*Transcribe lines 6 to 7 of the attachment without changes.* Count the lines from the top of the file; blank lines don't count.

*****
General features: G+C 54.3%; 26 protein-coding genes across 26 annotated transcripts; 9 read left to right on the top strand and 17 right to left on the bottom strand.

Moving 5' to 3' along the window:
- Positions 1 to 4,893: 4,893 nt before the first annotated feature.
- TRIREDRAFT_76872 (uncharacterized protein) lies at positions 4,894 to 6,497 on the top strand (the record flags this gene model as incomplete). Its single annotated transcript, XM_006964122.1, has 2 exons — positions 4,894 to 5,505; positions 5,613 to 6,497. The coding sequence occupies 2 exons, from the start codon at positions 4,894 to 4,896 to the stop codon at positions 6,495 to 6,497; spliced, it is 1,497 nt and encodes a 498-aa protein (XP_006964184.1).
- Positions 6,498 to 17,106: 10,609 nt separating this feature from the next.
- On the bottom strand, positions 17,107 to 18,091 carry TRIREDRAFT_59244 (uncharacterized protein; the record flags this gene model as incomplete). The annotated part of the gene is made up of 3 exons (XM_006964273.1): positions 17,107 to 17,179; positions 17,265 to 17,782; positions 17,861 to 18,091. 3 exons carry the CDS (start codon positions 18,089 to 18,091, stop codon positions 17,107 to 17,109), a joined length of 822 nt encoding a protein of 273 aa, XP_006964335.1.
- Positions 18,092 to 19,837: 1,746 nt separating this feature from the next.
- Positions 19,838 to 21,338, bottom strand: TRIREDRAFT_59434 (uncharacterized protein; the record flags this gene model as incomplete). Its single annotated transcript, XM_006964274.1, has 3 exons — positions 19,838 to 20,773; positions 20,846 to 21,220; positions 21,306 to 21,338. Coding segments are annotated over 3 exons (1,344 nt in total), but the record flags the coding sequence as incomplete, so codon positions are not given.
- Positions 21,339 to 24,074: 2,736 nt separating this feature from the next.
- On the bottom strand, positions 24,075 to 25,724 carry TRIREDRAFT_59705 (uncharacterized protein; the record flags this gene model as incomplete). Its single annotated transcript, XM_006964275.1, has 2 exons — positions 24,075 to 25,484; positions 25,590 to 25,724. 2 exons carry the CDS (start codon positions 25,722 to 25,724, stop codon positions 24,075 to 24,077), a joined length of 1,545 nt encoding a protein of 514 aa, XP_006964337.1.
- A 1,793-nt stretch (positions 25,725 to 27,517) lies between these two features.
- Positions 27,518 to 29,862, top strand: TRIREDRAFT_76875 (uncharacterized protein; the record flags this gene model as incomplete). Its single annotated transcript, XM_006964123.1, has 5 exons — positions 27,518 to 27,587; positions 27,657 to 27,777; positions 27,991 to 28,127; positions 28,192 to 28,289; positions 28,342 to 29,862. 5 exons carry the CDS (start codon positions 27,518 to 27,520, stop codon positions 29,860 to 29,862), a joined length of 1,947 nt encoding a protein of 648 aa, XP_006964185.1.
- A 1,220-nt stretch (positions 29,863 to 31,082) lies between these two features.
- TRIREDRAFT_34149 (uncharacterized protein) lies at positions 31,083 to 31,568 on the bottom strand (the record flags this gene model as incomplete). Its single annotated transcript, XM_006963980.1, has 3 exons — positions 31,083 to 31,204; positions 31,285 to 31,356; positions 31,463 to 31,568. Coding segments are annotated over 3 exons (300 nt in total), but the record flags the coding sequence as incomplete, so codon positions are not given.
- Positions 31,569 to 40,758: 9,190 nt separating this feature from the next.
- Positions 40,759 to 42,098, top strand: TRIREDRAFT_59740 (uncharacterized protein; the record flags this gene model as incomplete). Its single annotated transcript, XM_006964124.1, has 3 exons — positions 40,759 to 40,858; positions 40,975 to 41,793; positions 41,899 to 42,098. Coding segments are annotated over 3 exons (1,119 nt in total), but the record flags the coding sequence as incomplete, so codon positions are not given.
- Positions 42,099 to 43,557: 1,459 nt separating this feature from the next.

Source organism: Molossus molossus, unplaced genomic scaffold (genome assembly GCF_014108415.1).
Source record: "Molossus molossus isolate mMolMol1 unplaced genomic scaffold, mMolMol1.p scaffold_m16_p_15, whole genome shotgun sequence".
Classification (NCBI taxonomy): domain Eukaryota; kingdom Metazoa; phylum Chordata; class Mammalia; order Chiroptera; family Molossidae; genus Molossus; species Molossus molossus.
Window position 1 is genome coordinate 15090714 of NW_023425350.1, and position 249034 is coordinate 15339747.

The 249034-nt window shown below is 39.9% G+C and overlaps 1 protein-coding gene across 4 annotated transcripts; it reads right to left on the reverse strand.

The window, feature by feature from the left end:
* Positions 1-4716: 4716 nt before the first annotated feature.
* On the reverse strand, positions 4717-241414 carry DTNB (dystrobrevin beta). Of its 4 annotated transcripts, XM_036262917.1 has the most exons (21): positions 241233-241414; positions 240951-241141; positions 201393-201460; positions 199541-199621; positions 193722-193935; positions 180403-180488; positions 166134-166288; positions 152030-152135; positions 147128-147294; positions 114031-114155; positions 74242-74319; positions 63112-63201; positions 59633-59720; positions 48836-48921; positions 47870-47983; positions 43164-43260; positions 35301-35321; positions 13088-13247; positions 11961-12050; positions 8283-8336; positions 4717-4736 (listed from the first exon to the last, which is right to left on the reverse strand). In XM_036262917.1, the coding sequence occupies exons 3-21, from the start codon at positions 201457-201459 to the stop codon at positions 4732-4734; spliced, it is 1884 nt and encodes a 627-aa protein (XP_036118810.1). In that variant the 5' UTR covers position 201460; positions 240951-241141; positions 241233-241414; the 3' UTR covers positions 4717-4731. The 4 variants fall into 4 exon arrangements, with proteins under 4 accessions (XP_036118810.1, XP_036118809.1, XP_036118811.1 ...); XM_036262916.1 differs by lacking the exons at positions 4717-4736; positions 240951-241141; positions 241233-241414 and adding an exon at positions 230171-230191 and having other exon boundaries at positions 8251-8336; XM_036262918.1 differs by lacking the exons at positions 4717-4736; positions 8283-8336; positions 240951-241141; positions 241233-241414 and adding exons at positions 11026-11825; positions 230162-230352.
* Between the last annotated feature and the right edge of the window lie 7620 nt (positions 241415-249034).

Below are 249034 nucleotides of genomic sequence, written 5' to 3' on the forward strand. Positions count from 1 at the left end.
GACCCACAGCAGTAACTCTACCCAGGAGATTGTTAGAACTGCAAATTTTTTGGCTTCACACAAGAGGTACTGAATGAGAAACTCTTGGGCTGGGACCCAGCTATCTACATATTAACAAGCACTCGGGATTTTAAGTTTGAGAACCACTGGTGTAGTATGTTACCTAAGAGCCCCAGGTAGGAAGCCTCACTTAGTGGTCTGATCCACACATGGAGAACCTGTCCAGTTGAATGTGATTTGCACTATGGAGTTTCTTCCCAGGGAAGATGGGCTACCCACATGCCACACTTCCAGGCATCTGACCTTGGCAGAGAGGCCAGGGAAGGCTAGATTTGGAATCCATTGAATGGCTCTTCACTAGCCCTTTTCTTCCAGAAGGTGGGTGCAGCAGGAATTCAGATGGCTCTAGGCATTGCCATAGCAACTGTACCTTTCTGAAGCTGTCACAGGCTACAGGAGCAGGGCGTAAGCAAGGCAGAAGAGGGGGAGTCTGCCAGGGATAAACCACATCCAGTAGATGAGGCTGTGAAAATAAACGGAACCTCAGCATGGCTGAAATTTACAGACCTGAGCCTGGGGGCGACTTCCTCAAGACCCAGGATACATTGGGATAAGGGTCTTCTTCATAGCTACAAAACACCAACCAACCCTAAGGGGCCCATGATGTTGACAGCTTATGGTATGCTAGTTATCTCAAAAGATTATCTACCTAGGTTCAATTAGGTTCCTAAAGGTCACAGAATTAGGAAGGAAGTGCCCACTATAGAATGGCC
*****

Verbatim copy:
- On the bottom strand, positions 17,107 to 18,091 carry TRIREDRAFT_59244 (uncharacterized protein; the record flags this gene model as incomplete). The annotated part of the gene is made up of 3 exons (XM_006964273.1): positions 17,107 to 17,179; positions 17,265 to 17,782; positions 17,861 to 18,091. 3 exons carry the CDS (start codon positions 18,089 to 18,091, stop codon positions 17,107 to 17,109), a joined length of 822 nt encoding a protein of 273 aa, XP_006964335.1.
- Positions 18,092 to 19,837: 1,746 nt separating this feature from the next.